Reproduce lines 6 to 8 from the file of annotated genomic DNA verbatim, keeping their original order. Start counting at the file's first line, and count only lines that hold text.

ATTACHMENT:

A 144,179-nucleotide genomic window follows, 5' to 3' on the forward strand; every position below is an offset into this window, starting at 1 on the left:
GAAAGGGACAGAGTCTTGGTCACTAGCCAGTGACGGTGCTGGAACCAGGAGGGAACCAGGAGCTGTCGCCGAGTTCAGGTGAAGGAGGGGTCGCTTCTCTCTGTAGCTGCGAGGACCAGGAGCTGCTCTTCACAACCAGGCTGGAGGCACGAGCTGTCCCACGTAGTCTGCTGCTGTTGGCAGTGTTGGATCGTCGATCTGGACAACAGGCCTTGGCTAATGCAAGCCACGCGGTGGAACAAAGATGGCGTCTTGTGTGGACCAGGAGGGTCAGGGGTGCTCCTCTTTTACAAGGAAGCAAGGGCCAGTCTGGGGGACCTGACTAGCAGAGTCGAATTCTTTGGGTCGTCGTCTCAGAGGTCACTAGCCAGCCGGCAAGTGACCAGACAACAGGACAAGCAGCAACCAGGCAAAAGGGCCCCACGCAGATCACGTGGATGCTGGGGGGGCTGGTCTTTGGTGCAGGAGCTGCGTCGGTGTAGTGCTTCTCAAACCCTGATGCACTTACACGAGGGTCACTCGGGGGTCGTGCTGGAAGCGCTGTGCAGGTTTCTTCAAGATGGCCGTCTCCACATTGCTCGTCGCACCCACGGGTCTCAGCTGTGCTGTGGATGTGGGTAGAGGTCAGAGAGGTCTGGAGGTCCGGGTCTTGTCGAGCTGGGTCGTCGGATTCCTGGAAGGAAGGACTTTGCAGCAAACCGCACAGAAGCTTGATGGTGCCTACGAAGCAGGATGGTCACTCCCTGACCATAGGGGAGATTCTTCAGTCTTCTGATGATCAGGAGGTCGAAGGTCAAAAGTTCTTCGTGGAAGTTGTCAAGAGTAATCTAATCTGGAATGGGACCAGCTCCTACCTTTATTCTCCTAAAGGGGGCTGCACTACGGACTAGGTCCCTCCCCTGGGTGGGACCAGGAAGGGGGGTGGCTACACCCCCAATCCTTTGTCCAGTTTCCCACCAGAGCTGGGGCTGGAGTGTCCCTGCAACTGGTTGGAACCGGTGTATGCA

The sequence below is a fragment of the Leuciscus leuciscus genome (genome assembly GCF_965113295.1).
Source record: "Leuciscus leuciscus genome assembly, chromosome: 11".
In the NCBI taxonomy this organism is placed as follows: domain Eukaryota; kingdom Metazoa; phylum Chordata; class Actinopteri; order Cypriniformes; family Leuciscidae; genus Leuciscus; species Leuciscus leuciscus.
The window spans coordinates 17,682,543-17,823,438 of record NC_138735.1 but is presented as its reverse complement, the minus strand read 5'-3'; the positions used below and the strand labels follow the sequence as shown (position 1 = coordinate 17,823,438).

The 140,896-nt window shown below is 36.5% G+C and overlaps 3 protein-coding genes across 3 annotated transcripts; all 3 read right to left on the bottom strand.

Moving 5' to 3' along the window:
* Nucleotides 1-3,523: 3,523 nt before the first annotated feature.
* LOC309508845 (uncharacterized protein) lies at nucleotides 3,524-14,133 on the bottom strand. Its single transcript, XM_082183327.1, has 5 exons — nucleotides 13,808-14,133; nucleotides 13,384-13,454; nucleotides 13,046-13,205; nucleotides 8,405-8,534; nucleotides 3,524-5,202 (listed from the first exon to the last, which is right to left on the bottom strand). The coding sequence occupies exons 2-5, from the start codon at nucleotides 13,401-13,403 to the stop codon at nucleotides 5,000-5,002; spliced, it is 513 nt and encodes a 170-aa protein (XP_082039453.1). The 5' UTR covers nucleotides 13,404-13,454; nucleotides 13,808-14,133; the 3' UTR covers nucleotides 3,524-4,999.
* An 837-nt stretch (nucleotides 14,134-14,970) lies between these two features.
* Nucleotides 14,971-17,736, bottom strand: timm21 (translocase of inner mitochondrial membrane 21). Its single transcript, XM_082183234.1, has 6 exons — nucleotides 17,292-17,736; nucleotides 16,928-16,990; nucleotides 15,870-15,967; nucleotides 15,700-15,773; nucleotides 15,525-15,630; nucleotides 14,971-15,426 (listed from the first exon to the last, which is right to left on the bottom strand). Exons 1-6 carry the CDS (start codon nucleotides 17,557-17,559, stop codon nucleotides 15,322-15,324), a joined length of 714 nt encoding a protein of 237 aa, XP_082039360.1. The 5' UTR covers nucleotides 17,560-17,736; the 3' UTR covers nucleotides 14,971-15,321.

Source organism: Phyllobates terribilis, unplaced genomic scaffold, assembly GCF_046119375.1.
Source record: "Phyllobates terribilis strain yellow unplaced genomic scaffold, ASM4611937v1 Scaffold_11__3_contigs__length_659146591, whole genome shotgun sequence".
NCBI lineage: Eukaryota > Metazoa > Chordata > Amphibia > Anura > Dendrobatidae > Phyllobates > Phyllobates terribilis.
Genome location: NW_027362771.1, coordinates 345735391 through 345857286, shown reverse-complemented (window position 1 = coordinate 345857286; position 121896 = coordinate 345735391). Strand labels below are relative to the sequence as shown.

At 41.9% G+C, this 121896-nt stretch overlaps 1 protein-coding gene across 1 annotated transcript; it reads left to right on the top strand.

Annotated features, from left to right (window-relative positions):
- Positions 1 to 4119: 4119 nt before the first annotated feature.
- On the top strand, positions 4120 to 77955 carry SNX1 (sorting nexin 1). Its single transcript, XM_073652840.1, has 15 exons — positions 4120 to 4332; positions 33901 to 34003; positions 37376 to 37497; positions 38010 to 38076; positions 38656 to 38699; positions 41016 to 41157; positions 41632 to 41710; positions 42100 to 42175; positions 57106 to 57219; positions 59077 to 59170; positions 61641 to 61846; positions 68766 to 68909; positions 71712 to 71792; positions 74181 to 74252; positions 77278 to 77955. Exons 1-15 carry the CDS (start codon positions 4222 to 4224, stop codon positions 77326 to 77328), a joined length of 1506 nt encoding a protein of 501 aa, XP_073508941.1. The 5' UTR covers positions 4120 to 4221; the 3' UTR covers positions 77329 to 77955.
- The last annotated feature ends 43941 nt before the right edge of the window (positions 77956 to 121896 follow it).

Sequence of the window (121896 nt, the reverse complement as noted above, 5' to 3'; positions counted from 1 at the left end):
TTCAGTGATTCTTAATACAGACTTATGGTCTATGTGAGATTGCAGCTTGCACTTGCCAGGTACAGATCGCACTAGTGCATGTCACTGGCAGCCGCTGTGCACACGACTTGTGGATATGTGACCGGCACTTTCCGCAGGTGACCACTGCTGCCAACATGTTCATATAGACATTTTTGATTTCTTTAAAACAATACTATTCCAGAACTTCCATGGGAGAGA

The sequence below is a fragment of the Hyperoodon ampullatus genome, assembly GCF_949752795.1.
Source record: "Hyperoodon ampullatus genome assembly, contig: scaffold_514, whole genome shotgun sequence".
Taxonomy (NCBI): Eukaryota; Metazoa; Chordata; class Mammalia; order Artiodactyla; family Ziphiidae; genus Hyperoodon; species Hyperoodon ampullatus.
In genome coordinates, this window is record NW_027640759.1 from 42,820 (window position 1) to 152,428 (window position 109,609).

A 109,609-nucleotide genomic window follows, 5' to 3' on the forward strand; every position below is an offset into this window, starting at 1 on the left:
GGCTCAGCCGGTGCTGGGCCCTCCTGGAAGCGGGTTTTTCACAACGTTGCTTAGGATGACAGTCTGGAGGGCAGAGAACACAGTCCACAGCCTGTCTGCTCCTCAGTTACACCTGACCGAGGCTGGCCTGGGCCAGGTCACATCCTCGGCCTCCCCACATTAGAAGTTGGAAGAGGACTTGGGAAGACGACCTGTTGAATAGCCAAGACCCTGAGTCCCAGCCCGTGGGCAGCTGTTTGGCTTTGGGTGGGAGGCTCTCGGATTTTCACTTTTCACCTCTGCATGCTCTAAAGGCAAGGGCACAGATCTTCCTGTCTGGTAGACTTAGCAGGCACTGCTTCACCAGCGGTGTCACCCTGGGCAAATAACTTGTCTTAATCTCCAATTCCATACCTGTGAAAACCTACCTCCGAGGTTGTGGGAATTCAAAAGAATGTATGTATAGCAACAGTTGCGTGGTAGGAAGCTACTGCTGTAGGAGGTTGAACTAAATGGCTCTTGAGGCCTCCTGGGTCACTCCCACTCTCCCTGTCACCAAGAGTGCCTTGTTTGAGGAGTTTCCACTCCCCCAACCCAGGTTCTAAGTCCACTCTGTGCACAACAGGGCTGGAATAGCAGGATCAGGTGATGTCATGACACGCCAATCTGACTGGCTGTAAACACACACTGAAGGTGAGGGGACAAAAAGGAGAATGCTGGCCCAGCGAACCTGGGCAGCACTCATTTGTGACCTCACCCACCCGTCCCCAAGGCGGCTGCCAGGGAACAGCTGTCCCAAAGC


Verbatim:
The window spans coordinates 17,682,543-17,823,438 of record NC_138735.1 but is presented as its reverse complement, the minus strand read 5'-3'; the positions used below and the strand labels follow the sequence as shown (position 1 = coordinate 17,823,438).

The 140,896-nt window shown below is 36.5% G+C and overlaps 3 protein-coding genes across 3 annotated transcripts; all 3 read right to left on the bottom strand.

Moving 5' to 3' along the window: